If devoted to the active or apostolic life, its energy will be directed to the correction of those faults and defects of temperament or character which might hamper its action on souls and check the flow of the Divine influence which Jesus wills to transmit through it to others.  Therefore in order to have more power to attract souls, it will with an eagerness inspired by love, work hard to bring under control al! movements of impatience, rigidity and uncharitableness.  On account of its high ideals — which it believes only too low — it will at first tend to be hard and exacting with weak and cowardly souls that choose to move in a lower plane than itself.  But the Lord Who does not "break the bruised reed and extinguish the smoking flax," reveals to it that such a hard and exacting spirit is not His.  It sees in this illumination that it must cultivate a Divine tolerance of weakness in others, and cultivate in itself a peace so solidly established that it cannot be disturbed by the ceaseless difficulties that God's work encounters in this world.  This tolerance of weakness in others combined with an intolerance of what is in any way wrong, and this peace of soul which should remain unshaken by any manifestation of wickedness, are necessary, it realizes, for the full exercise on the souls of others of the supernatural vigor which the soul itself possesses.  It will naturally make all its conversations with Jesus converge on the acquisition of the qualities which were so perfectly exemplified in Our Blessed Savior's apostolic dealings with men, namely, gentleness to sinners, intolerance of sin and calm of soul.  These apostolic motives will furnish the theme of all its petitions.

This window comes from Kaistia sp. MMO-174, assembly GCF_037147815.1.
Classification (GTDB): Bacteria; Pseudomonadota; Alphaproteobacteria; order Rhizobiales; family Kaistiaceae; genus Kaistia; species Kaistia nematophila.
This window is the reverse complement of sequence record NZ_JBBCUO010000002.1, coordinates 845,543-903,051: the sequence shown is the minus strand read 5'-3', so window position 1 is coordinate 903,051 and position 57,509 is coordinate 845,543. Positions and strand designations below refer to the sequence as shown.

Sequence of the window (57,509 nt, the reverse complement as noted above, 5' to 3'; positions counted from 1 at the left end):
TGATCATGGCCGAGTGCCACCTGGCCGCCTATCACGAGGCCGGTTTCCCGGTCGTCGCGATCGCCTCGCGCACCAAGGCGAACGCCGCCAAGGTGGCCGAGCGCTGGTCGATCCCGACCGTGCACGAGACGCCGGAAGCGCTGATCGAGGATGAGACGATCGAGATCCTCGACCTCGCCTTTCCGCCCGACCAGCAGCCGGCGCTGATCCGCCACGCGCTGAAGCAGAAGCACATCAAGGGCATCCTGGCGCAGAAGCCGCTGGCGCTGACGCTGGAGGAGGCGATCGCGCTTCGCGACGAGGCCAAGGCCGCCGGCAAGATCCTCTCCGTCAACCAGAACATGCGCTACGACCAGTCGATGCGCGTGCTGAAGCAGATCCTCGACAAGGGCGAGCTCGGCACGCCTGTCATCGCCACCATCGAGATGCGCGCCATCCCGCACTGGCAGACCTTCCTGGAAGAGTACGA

In this connection it is not out of place to deal with the Particular Examen, an exercise which presents a considerable amount of difficulty to the best intentioned soul; but one which can become, instead of a distasteful duty a most consoling and fruitful spiritual occupation.  There should be no rigid line of demarcation between the Meditation and the Particular Examen.  The latter should be the taking up or the resumption, under a particular aspect, of the former.  The stage of prayer should always determine the subject of the Examination; in the first stage it will be some glaring defect, the cause of frequent falls — for instance, lukewarmness, sloth, sensuality, carelessness of rule, a habit of criticism or the like; in the second stage, the reproaches of the conscience will turn on self-seeking in one or other of its various forms, inordinate affections, want of kindness to others, eagerness for our own perfection and the like; in the third stage the examination will turn on that particular thing in us which we find to be a hindrance to the free intercourse of the Lord with our souls.  Instances of those obstacles have already been cited; they are want of sincerity, or of simplicity, a tendency to irritation against wrong doing, a habit of exaggeration, hastiness in speech and in action, a yielding to weakness in handling the affairs of the Lord, failure in meekness or patience, and other faults of this kind.  The soul casts a rapid glance over the twenty-four hours to see if it has fallen and how many times into the particular fault to which it is prone; it reviews the occasions in which these faults have occurred, with a view to taking precautions in similar circumstances the next time, and it strives to trace the different faults it discovers back to some single fundamental defect in itself.  This review should be rapid and never exceed a few minutes.  The soul then excites itself to a sincere regret for what it has done, and this it will do without difficulty because it sees in all its faults an impediment to its own movement under the high motive by which its life is directed.  When after the expression of its sorrow it has made a humble petition for help in its future trials it will tranquilly resume the spiritual position it occupied with the Lord at the termination of the morning's mental prayer.[8]